Mortgage Questions a First-Time Home Buyer Should Ask

As a first-time home buyer, you’re bound to have tons of mortgage questions. It’s okay not to know much about what to expect or how to be prepared to buy a new home. We’re here to make it as easy as possible for you. Check a few of the things you can be prepared for ahead of time-

What do I need to get a mortgage?

Before borrowing any money, our local lenders will want to see that you’re reliable in paying off past debts, so you’ll need to start establishing credit.

March 23, 2021

As a first-time home buyer, you’re bound to have tons of mortgage questions. It’s okay not to know much about what to expect or how to be prepared to buy a new home. We’re here to make it as easy as possible for you. Check a few of the things you can be prepared for ahead of time-

What do I need to get a mortgage?

Before borrowing any money, our local lenders will want to see that you’re reliable in paying off past debts, so you’ll need to start establishing credit.

Things like getting a credit card, paying it back carefully, putting money toward your car and college loans each month will help you establish credit and help you get a mortgage.

If I have bad credit, how can I improve it?

The first step is to always check your credit report. Many times we see borrowers you think they have bad credit, but are actually doing better than they thought. Credit reports can be downloaded for free once a year!

If you’ve got bad credit, a lot of times there’s aged activity on there, like an old collection, a medical bill, something you may have forgotten about or didn’t even know about. These types of “errors” can often be fixed, which can boost your credit score fairly quickly.

However, if you do have a bunch of bad marks and late payments, it’s best practice to start paying on time and your score will gradually improve.

What’s the difference between a mortgage pre-approval and a pre-qualification?

Just so you’re aware, pre-qualification is not going to hold the same weight as a pre-approval, which is oftentimes something that catches a lot of first time homebuyers off guard.

Getting pre-qualified involves supplying a bank or lender with their overall financial picture, including debt, income, and assets. The lender reviews everything and gives an estimate of how much the borrower can expect to receive. Pre-qualification can be done over the phone or online, and there's usually no cost involved.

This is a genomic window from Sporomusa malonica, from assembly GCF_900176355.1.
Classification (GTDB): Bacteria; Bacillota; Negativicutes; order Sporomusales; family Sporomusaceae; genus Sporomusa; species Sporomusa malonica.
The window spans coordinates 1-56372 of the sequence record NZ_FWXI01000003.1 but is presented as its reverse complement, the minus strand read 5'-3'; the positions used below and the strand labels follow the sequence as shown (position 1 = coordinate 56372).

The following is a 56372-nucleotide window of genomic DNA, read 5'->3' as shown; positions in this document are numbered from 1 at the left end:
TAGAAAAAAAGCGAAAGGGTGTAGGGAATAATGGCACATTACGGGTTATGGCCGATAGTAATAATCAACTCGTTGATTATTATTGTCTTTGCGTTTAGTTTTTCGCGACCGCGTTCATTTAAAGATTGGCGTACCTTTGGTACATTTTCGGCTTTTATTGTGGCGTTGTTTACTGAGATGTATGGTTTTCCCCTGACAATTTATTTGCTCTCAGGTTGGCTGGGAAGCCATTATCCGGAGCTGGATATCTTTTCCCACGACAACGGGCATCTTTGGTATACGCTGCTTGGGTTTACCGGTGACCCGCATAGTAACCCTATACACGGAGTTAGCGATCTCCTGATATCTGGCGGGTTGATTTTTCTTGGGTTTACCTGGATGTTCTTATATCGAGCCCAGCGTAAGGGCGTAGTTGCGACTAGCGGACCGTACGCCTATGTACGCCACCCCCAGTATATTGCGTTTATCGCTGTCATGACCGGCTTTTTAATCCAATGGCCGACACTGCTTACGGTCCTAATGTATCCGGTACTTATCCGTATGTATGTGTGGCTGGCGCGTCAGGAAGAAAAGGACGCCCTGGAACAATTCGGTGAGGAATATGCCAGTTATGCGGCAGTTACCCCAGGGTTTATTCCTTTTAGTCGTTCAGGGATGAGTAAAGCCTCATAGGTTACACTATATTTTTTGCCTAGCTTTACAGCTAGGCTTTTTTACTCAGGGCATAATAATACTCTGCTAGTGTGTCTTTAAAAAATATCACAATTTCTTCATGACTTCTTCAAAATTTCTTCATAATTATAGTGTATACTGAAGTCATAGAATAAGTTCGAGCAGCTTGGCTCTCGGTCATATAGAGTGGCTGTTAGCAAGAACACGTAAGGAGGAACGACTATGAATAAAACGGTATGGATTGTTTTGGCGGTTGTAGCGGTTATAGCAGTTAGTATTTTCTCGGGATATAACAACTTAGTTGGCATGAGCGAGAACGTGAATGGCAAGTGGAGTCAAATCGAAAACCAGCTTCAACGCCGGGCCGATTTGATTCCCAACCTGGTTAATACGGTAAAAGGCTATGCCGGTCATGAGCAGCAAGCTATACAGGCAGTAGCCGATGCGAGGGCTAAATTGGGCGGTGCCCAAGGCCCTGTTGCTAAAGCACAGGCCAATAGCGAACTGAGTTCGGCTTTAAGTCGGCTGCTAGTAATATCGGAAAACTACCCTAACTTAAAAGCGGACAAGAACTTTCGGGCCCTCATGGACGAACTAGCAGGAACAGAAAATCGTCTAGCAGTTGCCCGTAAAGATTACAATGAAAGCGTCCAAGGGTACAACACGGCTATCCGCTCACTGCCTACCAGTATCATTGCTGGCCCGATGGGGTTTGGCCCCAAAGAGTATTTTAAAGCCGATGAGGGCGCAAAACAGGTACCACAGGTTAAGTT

Getting pre-approved is much more involved. A pre-qualification is a good indication of creditworthiness and the ability to borrow, but a pre-approval is the definitive word. You, the borrower. must complete an official mortgage application to get pre-approved, as well as supply the lender with all the necessary documentation to perform an extensive credit and financial background check.

Going through the pre-approval process also offers a better idea of the interest rate to be charged. Some lenders allow borrowers to lock in an interest rate or charge an application fee for pre-approval, which can amount to several hundred dollars.

How much down payment do you need for a mortgage?

The standard down payment for a mortgage is 20%. So, say the home’s price is $200,000, you’d ideally have to pay up $40,000 of your own money to get the loan.

If you don’t have that much, there are other options to help you get a loan. You can put down less, but that means you’ll have to pay PMI, or private mortgage insurance. That’s an extra fee of about $50 to $100 a month that lenders will require to mitigate the risk that you might default on your loan due to your lack of funds.

There are some exceptions that allow a buyer to avoid PMI, even with a small down payment. Buyers who are in the military, veterans, and family members of veterans may be able to avoid PMI with a Veterans Affairs loan. And once your equity in your home rises above 20%, you can stop paying PMI.

What kind of down payment assistance is available?

If you’re looking for help with a down payment, gifted money has helped many people qualify for a loan.

If private assistance isn’t an option, or isn’t enough, another option is to consider the over 2,000 down payment assistance (DPA) programs across the country. As long as you meet eligibility requirements in terms of income and credit, you may be able to qualify for a DPA program. Make sure to ask your local lender first if this is the right move for you.

Have no fear; the homebuying process can seem overwhelming, but our team of experienced mortgage professionals will make sure you are well taken care of throughout it all!